Unless you have recently checked your business’ Internet subscription plan and assessed your current usage, chances are you are either overpaying for a connection plan you don't need or your plan is underserving your company needs with speeds that are too slow.
Though it sounds overwhelming, it’s an easy process to figure out how much speed you’re paying for and how much speed you actually need.
Here are the steps to accessing your need for speed.
Test Your Speed
If you want to make sure you're getting the Internet speed you need and also getting your money's worth, first check your monthly statement from your Internet Service Provider (ISP).
It should clearly state how many megabits per second (Mbps) you are paying for, also known as your Internet speed.
Next, run a speed test to see how well your connection is actually performing. If it's way off, consider contacting your ISP to see if there is a hardware, connection or subscription issue.
In most cases, though, your Internet speed is dictated by factors located right in your office.
Assess Who Is Using Your Internet and Why
There are only two real factors at play when you calculate how much Internet speed you need: who is using the Internet and what are they using the Internet for.
First let's clear up a common misconception about Internet speeds. Your needs are not based merely on what you use the Internet to do; they are also influenced by the number of connections using the Internet at any given time.
If you have coworkers playing online games during their lunch break or you peruse social media sites while simultaneously streaming the news, the speed for each connection is going to suffer.
An easy way to measure your needed speed across all the people and products that go online is this step-by-step assessment tool, so you’ll never again have to question if you’re paying too much for Internet speed you might not even need.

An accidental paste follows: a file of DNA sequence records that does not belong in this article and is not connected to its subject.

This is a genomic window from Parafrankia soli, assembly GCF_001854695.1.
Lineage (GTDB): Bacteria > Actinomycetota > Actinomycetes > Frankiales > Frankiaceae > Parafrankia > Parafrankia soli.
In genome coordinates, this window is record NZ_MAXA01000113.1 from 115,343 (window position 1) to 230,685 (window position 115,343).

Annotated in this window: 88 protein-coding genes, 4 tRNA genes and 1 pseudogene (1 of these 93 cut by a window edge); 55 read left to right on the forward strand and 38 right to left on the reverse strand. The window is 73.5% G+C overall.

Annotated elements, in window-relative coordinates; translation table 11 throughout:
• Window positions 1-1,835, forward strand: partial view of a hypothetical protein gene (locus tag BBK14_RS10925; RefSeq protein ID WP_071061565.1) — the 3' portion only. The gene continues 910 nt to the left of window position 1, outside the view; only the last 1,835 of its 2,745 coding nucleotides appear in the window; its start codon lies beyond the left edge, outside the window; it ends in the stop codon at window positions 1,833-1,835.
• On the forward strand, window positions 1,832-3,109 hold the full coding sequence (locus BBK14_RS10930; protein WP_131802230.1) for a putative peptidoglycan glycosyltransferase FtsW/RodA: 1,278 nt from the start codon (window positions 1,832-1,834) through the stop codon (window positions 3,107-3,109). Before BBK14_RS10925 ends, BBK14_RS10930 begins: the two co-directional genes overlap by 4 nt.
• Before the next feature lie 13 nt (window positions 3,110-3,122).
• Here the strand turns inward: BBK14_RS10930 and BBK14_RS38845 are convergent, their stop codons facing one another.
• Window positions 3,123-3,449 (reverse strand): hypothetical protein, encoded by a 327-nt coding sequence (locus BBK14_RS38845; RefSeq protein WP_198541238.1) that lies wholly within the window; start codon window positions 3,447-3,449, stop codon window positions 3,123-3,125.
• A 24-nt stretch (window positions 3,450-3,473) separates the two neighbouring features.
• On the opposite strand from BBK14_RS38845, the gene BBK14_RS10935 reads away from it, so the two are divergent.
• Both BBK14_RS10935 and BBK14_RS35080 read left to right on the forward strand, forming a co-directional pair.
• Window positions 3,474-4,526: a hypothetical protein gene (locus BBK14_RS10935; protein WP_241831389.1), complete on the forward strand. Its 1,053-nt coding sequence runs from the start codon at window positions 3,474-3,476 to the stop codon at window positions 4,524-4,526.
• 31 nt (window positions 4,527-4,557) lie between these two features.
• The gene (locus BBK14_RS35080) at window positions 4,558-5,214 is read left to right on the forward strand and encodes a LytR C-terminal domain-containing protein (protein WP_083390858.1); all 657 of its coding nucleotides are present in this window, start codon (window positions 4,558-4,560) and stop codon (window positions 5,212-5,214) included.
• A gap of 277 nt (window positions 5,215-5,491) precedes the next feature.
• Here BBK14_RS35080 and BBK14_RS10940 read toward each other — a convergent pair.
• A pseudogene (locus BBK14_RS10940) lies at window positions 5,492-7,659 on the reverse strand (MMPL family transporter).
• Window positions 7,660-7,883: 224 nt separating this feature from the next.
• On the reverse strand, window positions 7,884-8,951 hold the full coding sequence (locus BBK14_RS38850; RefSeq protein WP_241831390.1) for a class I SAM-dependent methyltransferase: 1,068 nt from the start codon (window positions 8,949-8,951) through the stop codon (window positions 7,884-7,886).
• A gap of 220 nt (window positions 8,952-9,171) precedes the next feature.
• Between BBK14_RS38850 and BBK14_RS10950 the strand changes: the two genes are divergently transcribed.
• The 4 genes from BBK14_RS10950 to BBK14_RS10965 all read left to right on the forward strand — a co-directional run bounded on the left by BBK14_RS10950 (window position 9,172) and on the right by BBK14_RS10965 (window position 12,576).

While the tool focuses on the Internet speed in a home, it’s still accurate in determining the approximate Internet a larger space may need.
Related Article: 5 Technology Trends That Have The Power to Change Your Business
The Actual Speed You Need
It’s not difficult to figure out the actual Mbps your workspace needs based on how much bandwidth the more common online activities require.
Keep in mind that the more Internet connections your home has, the slower the speeds will be, so if multiple people are using separate devices at the same time, you'll need to increase the recommended Mbps noted.
Basic Browsing and Email
If you have a home office where the primary purpose of your Internet connection is to browse websites, check and send emails, and occasionally download files, you don't need a very fast Internet connection, especially if you have only one or two devices connected at any one time.
For simple email and web surfing, a download speed of 2 Mbps should be enough. Your upload speed will hardly matter, and it's likely that the cheapest base package your ISP offers will suffice.
Standard Quality Video Streaming
If you use a laptop, phone, or tablet to watch videos but don’t demand high-definition video and surround sound audio, then you don't need that fast of a connection.
Shorter videos like those usually found on YouTube, Facebook, or news and media websites will load fine with slower connections, provided you don't try to use multiple devices at once.
Standard quality video streaming (as well as audio streaming and most file downloads) should require no more than 3 Mbps if you're in a small office.
High-Definition Video and Multiple Videos
Streaming high-quality video uses the most Mbps. If you and your coworkers watch HD video, and especially if you have multiple devices streaming content simultaneously, you're going to need a decent download speed to keep things running smoothly.
For most small offices streaming HD video, a connection closer to 10 Mbps is needed if multiple devices are frequently used to stream video at the same time.
Video Editing and Other Speed Drains
If you are a truly involved Internet user, and that means someone into video editing or programming projects involving huge file downloads and uploads, or if you’re in a super-connected office with multiple devices connected at the same time, you may need the faster Internet speeds offered by many providers.
For most heavy Internet users, a download speed of 10 or 12 Mbps should be just fine as long as there are few other devices vying for megabits.
Once you’ve figured out how much speed you actually need based on what your workspace uses the Internet for, you can make sure you’re paying for the appropriate speed.